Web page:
• Maurice Broaddus, the author of the "Knights of Breton Court" novel trilogy, said Afrofuturism can take an optimistic tone where outer space offers a racial utopia.
  • Or it can envision a dystopian future where racism can't be shaken, as seen in the 1995 film, "Welcome II the Terrordome."
  • "It's my community giving itself room and permission to dream about possibilities. We're moving from a space of surviving the day-to-day to imagining the futures we want to see, and then crafting maps and guides and taking steps to create that future...starting now," Broaddus told Axios.

Writer Victor LaValle attracted attention for his debut 1999 gritting, realistic short story collection, "Slapboxing with Jesus."

What they're saying: "Afrofuturism offers not only entertainment, but old stories in new ways, or new stories in old ways that we have never quite experienced before," said Thomas, editor of "Dark Matter: A Century of Speculative Fiction from the African Diaspora."

Yes, but: There is also fear among some writers that Afrofuturism could be co-opted like all other forms of Black art.

  • "You can't just make a TV show and throw Black people on a rocket and call it Afrofuturism. You have to pose questions," LaValle said.

Flashback: "No one was going to stop me from writing and no one had to really guide me towards science fiction. It was natural, really, that I would take that interest," writer Octavia E. Butler once said.

  • Butler, an African American woman born in Pasadena, Calif., was the first science-fiction writer to receive a MacArthur Fellowship.
  • Her groundbreaking Patternist series covered a secret history from Ancient Egyptian to the far future that involves telepathic mind control.
  • Jazz musicians Sun Ra, Ornette Coleman, and Miles Davis also explored Afrofuturism through music.
  • Ra starred in the 1974 film, "Space Is the Place," where he tries to recruit young African Americans in Oakland to join him on another planet.

Don't forget: Superheroes like Superman, Batman, Captain America, and Spider-Man were created by Jewish writers who saw themselves in their creations, and as a way to fight discrimination,

  • Latino artists have since embraced Superman and playfully call him the first "illegal alien" who lives among Americans undetected and in the shadows.

What's next: Black writers are set to announce this year Afrofuturist projects around gaming and virtual reality.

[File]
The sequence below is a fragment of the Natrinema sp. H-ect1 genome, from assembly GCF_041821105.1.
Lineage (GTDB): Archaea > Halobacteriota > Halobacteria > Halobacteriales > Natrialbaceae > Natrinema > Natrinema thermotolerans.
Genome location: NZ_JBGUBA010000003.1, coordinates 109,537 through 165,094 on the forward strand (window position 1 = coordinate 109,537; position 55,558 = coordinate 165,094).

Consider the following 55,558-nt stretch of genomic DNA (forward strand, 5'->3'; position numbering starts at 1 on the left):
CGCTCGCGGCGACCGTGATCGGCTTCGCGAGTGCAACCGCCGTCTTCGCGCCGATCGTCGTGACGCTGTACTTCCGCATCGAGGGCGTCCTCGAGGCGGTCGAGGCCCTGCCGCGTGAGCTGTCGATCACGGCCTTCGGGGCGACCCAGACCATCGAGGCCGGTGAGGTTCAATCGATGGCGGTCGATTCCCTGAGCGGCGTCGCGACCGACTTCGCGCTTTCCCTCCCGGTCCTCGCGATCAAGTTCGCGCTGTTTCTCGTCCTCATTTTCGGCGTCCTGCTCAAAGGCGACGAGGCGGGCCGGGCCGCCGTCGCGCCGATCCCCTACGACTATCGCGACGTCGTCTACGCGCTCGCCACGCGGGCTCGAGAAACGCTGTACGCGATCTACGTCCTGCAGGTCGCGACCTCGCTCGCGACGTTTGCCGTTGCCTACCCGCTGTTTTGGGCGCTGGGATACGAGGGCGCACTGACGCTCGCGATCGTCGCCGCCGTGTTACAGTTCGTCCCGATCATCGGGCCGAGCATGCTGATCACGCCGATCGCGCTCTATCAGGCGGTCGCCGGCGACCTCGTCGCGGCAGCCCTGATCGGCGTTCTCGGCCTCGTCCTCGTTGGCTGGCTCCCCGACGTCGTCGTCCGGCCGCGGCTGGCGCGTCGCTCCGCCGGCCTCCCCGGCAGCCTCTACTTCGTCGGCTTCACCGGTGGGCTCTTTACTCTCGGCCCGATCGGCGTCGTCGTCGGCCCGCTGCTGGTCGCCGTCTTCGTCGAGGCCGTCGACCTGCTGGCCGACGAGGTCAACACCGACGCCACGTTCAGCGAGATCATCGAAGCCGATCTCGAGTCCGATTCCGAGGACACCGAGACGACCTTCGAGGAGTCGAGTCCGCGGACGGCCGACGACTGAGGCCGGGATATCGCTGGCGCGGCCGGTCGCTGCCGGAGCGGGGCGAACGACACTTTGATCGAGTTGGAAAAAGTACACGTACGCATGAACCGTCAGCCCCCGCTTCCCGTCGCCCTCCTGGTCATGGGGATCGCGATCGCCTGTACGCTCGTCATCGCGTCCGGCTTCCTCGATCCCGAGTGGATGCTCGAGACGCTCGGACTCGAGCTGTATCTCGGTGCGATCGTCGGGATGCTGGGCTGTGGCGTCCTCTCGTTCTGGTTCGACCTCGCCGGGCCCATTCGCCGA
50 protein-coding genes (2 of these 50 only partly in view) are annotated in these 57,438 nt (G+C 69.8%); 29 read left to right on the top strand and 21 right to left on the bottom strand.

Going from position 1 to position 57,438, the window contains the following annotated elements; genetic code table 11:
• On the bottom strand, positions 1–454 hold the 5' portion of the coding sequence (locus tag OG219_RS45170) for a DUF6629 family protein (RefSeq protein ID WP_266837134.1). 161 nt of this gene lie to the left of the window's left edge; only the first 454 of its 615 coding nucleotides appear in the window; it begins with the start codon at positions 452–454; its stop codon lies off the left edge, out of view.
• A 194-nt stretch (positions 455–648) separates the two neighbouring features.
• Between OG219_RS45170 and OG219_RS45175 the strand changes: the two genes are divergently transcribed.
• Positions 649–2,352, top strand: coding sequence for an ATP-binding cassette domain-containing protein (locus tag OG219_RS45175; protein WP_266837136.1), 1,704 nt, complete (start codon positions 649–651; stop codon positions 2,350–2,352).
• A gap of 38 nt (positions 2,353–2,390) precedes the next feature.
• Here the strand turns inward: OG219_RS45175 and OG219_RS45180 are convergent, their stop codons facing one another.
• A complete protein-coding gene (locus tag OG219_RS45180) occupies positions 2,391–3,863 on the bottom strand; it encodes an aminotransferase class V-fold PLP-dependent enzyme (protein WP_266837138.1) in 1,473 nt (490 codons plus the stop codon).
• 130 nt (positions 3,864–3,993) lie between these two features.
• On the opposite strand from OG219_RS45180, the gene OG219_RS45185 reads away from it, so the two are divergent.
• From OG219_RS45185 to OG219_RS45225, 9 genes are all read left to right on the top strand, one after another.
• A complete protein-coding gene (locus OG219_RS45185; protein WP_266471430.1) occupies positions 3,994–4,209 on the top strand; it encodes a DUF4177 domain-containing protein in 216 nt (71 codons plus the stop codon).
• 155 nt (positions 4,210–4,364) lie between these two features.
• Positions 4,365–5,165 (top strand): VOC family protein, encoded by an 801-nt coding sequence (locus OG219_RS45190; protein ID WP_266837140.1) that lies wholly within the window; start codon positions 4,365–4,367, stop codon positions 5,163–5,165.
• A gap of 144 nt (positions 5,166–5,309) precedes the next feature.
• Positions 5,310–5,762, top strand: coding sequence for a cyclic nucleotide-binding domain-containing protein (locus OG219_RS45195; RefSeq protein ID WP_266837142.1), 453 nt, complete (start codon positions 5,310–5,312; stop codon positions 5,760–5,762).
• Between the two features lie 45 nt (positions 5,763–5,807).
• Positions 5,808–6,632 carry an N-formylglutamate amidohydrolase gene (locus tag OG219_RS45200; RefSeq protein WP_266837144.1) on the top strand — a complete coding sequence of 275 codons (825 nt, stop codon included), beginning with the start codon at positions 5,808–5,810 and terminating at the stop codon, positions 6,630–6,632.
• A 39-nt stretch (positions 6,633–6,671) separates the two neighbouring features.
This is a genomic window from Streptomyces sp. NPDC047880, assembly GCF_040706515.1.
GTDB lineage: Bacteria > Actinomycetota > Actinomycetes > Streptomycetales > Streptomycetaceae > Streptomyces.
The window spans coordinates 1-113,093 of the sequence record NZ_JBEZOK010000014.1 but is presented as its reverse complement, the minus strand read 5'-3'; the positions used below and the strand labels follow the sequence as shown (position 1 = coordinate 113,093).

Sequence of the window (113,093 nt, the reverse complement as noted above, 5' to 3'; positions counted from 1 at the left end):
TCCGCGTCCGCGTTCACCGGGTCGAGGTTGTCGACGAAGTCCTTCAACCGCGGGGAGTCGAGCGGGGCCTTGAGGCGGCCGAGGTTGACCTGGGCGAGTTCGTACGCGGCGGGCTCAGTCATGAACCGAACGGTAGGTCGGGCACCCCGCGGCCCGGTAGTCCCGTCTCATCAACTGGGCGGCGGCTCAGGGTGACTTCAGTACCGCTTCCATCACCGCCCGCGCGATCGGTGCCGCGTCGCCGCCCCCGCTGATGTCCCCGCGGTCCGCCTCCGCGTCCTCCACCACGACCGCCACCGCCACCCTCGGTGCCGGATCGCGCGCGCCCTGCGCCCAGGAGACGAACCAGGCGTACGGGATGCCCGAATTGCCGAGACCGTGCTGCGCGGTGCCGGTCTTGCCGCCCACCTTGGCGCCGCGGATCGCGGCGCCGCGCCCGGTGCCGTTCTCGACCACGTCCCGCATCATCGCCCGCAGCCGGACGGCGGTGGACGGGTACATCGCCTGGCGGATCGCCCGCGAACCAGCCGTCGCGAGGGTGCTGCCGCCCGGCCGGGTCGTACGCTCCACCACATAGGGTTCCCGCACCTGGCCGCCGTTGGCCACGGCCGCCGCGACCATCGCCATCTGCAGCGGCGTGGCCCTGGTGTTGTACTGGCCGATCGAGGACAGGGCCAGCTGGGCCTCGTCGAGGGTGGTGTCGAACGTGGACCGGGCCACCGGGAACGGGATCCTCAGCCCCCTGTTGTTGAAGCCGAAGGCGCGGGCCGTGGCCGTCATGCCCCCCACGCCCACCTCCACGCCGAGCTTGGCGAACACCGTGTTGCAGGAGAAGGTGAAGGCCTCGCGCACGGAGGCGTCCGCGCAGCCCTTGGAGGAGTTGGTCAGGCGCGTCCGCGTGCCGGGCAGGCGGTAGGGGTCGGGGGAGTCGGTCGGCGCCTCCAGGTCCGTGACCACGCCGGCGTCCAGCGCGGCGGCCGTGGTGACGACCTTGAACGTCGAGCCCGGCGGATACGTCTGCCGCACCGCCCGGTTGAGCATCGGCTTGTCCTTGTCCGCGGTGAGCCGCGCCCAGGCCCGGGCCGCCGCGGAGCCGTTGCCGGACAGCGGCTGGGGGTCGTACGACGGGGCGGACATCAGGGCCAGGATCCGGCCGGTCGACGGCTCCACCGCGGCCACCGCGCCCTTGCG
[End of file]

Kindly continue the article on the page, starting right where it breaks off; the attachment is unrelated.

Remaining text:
Go deeper

Updated 36 mins ago - Politics & Policy

Here come Earmarks 2.0

DeLauro at a hearing in May 2020. Photo: Alex Wong/Getty Images

The House Appropriations Committee is preparing to restore a limited version of earmarks, which give lawmakers power to direct spending to their districts to pay for special projects.

Why it matters: A series of scandals involving members in both parties prompted a moratorium on earmarks in 2011. But Democrats argue it's worth the risk to bring them back because earmarks would increase their leverage to pass critical legislation with a narrow majority, especially infrastructure and spending bills.

Ben Geman, author of Generate
1 hour ago - Energy & Environment

UN says Paris carbon-cutting plans fall far short

Illustration: Sarah Grillo/Axios

Nations' formal emissions-cutting pledges are collectively way too weak to put the world on track to meet the Paris climate deal's temperature-limiting target, a United Nations tally shows.

Driving the news: This morning the UN released an analysis of the most recent nationally determined contributions (NDCs) — that is, countries' medium-term emissions targets submitted under the 2015 pact.

Biden condemns Russian aggression on 7th anniversary of Crimea annexation

Putin giving a speech in Sevastapol, Crimea, in 2020. Photo: Mikhail Svetlov/Getty Images

President Biden reaffirmed U.S. support for the people of Ukraine and vowed to hold Russia accountable for its aggression in a statement on Friday, the 7th anniversary of Russia's 2014 invasion of Crimea.

Why it matters: The statement reflects the aggressive approach Biden is taking to Russia, which he classified on the campaign trail as an "opponent" and "the biggest threat" to U.S. security and alliances.

You’ve caught up. Now what?

Sign up for Mike Allen’s daily Axios AM and PM newsletters to get smarter, faster on the news that matters.

Please enter a valid email.

Please enter a valid email.

Subscription failed
Thank you for subscribing!